During his lifetime, Bob Ross was one of the modern world’s most beloved artists. He wasn’t necessarily a technical master of his craft, but he spent the majority of his life teaching us that you don’t need to be to create something beautiful. He introduced a generation of people to the joys of art, and despite a life of hardships, he kept his positive world view, earning him a spot in the hearts of millions. To this day, his legacy ensures through not only his own works, but through the works of the artists he inspired.
And these artists have taken his approach to artistic self-expression and applied it to more than just music. Finland’s Strunkiin is an atmospheric black metal band whose debut full-length, The Joy of Creation, was inspired directly by the teachings found in Ross’ series, The Joy of Painting.
One of Ross’ most famous lessons was that if there is to be light, there must also be the contrast of darkness. Strunkiin understand this lesson perfectly. On this album there are lush orchestral movements, twinkling keyboards and gentle acoustic interludes, but at its core it is a black metal album. And that means there’s plenty of frenzied tremolos, blastbeats and harsh soundscapes to navigate over the course of the album’s five eight+ minute long songs.
Despite the songs’ length, the album manages to keep things interesting with its varied songwriting. Each song takes its title from a Bob Ross piece and does its best to capture the feel of the painting it’s based on. “Island in the Wilderness” features roiling, tumulus riffs that move like waves in a lake, but also boasts idyllic, peaceful orchestrations that acts as a calm shore amidst the raging waters. “Blue Ridge Falls” starts off with a folky acoustic scale and sampled bird sounds, and you feel as though you’re walking through the beautiful landscape of the falls themselves.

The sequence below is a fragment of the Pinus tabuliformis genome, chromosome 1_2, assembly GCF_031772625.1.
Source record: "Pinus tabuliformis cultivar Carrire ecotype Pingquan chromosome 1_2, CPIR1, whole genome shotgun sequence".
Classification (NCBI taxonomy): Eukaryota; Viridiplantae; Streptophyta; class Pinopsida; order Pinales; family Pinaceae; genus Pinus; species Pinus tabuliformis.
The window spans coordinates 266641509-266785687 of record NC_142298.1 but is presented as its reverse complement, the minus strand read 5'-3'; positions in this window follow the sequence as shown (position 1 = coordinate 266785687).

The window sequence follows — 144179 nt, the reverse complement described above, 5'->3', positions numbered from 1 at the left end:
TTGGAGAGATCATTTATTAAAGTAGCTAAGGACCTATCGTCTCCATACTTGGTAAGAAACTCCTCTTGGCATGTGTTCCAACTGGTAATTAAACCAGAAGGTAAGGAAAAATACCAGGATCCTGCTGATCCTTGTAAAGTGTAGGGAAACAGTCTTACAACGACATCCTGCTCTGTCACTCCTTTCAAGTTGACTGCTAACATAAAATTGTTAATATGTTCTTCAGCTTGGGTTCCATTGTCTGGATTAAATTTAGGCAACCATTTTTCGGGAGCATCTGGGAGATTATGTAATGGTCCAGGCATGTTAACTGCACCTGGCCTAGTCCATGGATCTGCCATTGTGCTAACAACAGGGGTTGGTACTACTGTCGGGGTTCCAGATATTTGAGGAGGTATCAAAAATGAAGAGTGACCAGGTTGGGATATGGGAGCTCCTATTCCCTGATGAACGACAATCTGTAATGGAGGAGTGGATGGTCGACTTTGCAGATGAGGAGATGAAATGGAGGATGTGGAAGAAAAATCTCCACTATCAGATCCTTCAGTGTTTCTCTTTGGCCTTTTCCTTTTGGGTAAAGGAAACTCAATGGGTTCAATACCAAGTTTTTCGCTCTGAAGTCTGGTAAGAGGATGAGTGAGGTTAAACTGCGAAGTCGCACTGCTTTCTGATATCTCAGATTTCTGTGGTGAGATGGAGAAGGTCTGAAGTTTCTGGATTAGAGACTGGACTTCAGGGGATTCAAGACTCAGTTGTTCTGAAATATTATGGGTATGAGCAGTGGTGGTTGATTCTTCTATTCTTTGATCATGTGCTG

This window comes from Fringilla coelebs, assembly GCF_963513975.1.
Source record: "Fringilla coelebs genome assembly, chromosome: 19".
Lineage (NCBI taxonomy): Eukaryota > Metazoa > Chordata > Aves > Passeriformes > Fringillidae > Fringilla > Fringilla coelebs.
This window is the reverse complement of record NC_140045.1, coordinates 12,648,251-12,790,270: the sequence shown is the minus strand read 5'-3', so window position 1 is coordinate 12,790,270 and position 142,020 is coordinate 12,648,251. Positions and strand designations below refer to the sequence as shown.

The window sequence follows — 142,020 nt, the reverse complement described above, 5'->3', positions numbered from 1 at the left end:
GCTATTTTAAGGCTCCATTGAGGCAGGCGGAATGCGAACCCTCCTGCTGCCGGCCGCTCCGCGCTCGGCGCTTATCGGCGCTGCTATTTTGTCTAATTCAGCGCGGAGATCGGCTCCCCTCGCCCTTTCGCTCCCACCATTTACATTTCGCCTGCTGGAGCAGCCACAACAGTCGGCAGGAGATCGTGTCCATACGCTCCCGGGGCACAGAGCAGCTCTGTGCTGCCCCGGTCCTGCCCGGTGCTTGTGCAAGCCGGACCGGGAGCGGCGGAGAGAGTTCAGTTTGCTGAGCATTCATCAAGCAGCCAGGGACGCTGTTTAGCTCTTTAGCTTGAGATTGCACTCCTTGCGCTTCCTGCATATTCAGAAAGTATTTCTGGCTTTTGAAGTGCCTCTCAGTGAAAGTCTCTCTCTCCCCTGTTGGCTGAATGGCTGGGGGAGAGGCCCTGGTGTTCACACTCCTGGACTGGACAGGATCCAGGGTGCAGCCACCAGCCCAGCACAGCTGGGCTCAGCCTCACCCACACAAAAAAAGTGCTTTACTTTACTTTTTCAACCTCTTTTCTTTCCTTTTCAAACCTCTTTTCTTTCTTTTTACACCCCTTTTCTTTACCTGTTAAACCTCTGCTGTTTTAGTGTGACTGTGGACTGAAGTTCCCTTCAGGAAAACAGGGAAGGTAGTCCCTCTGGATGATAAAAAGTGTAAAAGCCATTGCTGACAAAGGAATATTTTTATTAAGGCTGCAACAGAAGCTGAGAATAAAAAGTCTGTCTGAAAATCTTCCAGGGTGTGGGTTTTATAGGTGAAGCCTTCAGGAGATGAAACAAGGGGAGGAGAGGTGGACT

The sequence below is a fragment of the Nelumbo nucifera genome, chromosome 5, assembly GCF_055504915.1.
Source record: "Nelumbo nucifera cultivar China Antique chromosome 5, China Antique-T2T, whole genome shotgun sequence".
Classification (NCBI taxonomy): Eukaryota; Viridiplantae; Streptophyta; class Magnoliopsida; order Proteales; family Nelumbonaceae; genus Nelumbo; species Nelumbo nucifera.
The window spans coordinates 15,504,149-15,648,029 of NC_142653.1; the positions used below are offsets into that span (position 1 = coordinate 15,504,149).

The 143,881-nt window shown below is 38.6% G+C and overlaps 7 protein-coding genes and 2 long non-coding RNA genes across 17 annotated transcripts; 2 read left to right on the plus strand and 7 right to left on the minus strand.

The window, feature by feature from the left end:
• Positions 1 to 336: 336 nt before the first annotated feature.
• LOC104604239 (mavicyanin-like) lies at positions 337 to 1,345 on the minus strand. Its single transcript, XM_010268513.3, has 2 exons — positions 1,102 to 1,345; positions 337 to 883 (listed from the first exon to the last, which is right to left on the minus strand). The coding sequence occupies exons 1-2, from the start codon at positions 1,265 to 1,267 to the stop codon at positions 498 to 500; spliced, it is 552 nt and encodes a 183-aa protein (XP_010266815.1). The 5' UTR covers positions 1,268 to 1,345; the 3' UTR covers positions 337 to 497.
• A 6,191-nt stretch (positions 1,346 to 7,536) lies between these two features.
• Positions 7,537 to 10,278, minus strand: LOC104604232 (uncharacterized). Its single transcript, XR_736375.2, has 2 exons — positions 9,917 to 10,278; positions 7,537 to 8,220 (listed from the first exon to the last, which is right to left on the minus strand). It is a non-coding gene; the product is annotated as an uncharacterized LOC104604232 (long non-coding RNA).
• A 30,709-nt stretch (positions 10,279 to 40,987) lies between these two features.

Despite my obvious enjoyment of The Joy of Creation, I do have one issue with it, and it’s a difficult issue to cover. This is an instrumental album, as many atmospheric black metal albums are. But I feel that it would be a much stronger record with vocals. That said, I have to ask myself – would lyrics dampen the effect of the album? Some things are better left unsaid, and I think that lyrics would diminish the album’s effect. Perhaps the Ghost Bath method of vocals consisting entirely of wordless sounds would work?
BUT for what it is, The Joy of Creation is a very good album with a rock-solid concept. It touches on the works of Bob Ross in a way that is respectful and demonstrates a deep reverence for the man’s art and ideas. This album probably won’t end up on my year-end list, but with all the potential Strunkiin display here, it’s very likely that their extreme album will. Keep your eyes and ears peeled for anything this Finnish black metal upstart does next.
You can order The Joy of Creation from Strunkiin’s Bandcamp page.